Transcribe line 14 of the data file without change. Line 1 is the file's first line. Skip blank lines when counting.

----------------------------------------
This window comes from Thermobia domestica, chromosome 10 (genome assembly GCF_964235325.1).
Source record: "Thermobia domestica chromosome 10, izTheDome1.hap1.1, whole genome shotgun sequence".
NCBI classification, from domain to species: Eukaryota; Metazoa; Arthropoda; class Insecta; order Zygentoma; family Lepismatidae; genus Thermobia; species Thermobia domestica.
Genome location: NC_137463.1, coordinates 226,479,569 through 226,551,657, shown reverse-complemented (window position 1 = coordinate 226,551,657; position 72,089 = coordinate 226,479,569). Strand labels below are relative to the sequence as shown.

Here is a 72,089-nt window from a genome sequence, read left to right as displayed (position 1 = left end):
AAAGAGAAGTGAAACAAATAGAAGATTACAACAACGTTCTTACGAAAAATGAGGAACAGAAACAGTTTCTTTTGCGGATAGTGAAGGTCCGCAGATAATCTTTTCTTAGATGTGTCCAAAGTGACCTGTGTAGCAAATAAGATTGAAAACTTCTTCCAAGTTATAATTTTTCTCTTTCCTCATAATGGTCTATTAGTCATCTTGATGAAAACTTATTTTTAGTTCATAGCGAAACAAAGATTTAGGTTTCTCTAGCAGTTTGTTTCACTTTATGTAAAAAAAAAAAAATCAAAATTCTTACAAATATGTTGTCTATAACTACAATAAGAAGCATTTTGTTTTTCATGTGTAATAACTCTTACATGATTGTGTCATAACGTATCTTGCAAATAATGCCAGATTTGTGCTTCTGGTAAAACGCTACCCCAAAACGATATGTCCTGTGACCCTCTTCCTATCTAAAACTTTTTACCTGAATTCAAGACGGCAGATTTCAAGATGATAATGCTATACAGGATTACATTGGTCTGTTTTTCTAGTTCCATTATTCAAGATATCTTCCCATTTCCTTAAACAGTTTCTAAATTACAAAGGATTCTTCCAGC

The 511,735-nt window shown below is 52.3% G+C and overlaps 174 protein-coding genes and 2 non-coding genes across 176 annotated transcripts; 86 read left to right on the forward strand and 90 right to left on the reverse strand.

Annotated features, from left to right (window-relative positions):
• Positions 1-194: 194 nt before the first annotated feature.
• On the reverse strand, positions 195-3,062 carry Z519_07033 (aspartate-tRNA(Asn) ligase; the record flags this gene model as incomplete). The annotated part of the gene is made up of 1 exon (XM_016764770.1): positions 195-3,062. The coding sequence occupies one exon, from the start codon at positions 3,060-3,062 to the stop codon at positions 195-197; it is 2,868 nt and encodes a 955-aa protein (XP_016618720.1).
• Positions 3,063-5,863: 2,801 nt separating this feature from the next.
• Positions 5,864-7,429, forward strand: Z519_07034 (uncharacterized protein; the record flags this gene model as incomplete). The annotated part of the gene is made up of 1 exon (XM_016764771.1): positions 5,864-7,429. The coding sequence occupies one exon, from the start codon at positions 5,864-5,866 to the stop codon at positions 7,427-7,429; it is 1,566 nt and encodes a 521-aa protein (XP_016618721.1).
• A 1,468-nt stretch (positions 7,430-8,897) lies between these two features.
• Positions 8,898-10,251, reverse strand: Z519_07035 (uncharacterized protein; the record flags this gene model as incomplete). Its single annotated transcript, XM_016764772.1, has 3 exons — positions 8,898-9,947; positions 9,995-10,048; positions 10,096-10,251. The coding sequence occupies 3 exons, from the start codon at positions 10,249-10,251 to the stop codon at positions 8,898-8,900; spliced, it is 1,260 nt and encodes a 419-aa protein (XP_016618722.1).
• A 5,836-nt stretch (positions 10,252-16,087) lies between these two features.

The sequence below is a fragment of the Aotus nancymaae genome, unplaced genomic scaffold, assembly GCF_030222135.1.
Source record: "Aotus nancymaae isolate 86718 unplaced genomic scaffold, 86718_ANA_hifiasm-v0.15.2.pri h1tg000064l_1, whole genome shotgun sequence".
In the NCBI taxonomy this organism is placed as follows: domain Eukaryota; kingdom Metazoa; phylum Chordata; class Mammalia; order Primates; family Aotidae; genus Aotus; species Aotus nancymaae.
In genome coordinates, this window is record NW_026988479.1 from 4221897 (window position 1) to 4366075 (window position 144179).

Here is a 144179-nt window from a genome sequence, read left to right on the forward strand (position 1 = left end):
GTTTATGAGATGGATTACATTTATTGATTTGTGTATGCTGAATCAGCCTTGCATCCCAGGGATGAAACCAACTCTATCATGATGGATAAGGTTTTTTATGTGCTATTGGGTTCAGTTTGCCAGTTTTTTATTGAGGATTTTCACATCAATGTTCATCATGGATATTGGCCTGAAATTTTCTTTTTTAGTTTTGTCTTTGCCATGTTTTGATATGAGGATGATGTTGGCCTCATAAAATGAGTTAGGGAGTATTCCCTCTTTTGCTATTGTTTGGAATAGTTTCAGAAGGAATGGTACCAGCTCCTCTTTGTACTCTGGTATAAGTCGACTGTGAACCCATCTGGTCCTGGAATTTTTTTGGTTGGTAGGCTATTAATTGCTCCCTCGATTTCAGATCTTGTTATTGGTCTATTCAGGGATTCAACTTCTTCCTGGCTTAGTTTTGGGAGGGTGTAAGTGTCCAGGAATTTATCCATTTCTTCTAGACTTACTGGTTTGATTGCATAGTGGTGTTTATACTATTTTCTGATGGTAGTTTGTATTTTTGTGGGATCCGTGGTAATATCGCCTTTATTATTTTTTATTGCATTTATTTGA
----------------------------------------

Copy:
• Positions 8,898-10,251, reverse strand: Z519_07035 (uncharacterized protein; the record flags this gene model as incomplete). Its single annotated transcript, XM_016764772.1, has 3 exons — positions 8,898-9,947; positions 9,995-10,048; positions 10,096-10,251. The coding sequence occupies 3 exons, from the start codon at positions 10,249-10,251 to the stop codon at positions 8,898-8,900; spliced, it is 1,260 nt and encodes a 419-aa protein (XP_016618722.1).